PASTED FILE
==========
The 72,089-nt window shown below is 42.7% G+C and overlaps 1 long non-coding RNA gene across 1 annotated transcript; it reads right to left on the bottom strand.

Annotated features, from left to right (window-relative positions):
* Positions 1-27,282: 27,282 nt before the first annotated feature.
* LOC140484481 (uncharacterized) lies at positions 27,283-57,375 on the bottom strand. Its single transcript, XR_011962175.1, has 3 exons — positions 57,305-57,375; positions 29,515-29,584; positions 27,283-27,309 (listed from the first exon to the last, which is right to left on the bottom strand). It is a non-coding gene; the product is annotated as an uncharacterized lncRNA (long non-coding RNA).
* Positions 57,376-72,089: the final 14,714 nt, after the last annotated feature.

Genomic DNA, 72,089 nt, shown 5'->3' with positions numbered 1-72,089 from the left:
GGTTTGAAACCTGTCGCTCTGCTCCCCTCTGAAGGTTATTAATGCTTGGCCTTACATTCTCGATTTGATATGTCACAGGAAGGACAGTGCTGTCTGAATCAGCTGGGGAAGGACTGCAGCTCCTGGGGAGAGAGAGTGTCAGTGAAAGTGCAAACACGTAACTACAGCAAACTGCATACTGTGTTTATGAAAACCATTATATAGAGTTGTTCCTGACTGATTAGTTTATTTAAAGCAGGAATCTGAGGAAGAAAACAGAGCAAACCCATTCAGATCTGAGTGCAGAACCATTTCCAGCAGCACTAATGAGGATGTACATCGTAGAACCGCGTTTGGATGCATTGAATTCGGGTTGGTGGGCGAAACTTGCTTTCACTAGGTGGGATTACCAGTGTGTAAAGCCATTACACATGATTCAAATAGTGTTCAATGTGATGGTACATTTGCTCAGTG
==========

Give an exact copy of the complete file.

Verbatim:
The 72,089-nt window shown below is 42.7% G+C and overlaps 1 long non-coding RNA gene across 1 annotated transcript; it reads right to left on the bottom strand.

Annotated features, from left to right (window-relative positions):
* Positions 1-27,282: 27,282 nt before the first annotated feature.
* LOC140484481 (uncharacterized) lies at positions 27,283-57,375 on the bottom strand. Its single transcript, XR_011962175.1, has 3 exons — positions 57,305-57,375; positions 29,515-29,584; positions 27,283-27,309 (listed from the first exon to the last, which is right to left on the bottom strand). It is a non-coding gene; the product is annotated as an uncharacterized lncRNA (long non-coding RNA).
* Positions 57,376-72,089: the final 14,714 nt, after the last annotated feature.

Genomic DNA, 72,089 nt, shown 5'->3' with positions numbered 1-72,089 from the left:
GGTTTGAAACCTGTCGCTCTGCTCCCCTCTGAAGGTTATTAATGCTTGGCCTTACATTCTCGATTTGATATGTCACAGGAAGGACAGTGCTGTCTGAATCAGCTGGGGAAGGACTGCAGCTCCTGGGGAGAGAGAGTGTCAGTGAAAGTGCAAACACGTAACTACAGCAAACTGCATACTGTGTTTATGAAAACCATTATATAGAGTTGTTCCTGACTGATTAGTTTATTTAAAGCAGGAATCTGAGGAAGAAAACAGAGCAAACCCATTCAGATCTGAGTGCAGAACCATTTCCAGCAGCACTAATGAGGATGTACATCGTAGAACCGCGTTTGGATGCATTGAATTCGGGTTGGTGGGCGAAACTTGCTTTCACTAGGTGGGATTACCAGTGTGTAAAGCCATTACACATGATTCAAATAGTGTTCAATGTGATGGTACATTTGCTCAGTG